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Museum of Science Boston Mass

When the New England Museum of Natural History opened in Boston during the Civil War, it established a permanent home for a collection of artifacts collected by local naturalist that has been moving between temporary exhibit spaces for a generation. By the end of World War II, as America was entering a new technological age and the baby boom was dramatically increasing the population of school children in Boston and nationwide, Museum trustees decided that it needed to expand dramatically.

The new Museum of Science was established in an area along the Charles River in Boston that was named Science Park. When it opened in 1951, it became the first museum to house exhibits from all the sciences under a single roof. Over the ensuing decades the Museum of Science maintained its commitment to a wide variety of scientific study, branching out from Natural History to include major attractions dedicated to astronomy, electricity, computer science and emerging technology.

Every decade, it seemed, a new and exciting field of science took its turn in the Museum of Science spotlight. Late in the 1950s as America and Russia competed in the space race, the Hayden Planetarium opened its doors in Boston. In the 1960s, the Museum of Science opened a two-story tall Theater of Electricity, which housed a two-and-a-half million volt generator. By the 1970s, the exhibit space at the museum increased dramatically with the opening of a new West Wing. In the 1980s an enormous domed theater five stories high displayed larger-than-life IMAX films. In the 1990s it was the debut of the Computer Museum, and in 2001the Gordon Current Science & Technology Center.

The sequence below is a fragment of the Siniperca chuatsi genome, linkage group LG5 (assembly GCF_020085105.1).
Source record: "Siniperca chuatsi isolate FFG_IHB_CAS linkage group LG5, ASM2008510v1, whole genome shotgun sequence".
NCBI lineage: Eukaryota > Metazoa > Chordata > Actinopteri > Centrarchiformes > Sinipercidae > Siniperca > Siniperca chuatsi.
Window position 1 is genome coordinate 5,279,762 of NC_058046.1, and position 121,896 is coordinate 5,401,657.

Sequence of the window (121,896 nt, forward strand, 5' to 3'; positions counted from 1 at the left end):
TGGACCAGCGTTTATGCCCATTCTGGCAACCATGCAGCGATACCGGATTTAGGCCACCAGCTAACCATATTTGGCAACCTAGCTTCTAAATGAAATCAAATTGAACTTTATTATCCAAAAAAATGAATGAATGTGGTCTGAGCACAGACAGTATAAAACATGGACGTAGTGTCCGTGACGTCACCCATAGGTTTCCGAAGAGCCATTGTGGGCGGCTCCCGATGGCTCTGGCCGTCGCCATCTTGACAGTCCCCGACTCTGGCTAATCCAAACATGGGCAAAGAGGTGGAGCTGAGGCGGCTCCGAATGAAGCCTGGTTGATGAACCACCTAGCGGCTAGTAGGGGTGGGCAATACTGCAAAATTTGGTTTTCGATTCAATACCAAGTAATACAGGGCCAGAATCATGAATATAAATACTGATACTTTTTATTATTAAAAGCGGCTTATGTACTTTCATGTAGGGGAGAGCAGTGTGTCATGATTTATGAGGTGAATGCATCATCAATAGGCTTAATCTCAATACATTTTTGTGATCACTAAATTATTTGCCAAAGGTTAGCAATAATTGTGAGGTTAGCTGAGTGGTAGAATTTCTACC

Through the years, thousands of New England school children have made field trips to explore and discover the wonders at the Museum of Science. These annual trips to Boston are the highlight of school years for kids from around the region.

Highlights of current exhibits at the Museum of Science include the crowd-pleasing dinosaur displays, including one of just four complete triceratops fossils in existence. A trio of related exhibits traces the miracle of human reproduction, the study of anatomy and an explanation of evolutionary theory. An interactive display identifies the various species of birds found in New England, glass-enclosed cases unveil the world inside a beehive, and a climate-controlled butterfly garden overlooks the Boston skyline across the Charles River.

In addition to the IMAX experience, the Museum of Science theaters offer a wide range of programs, including state-of-the-art 3D films and popular laser light shows in the planetarium.

The Museum of Science in Boston is open daily. Ticket package costs vary, depending on the theater shows and attractions included. Admission to the exhibits only is $20 for adults, with discounts for students and seniors. The Science Park subway stop is located on Boston’s Green Line.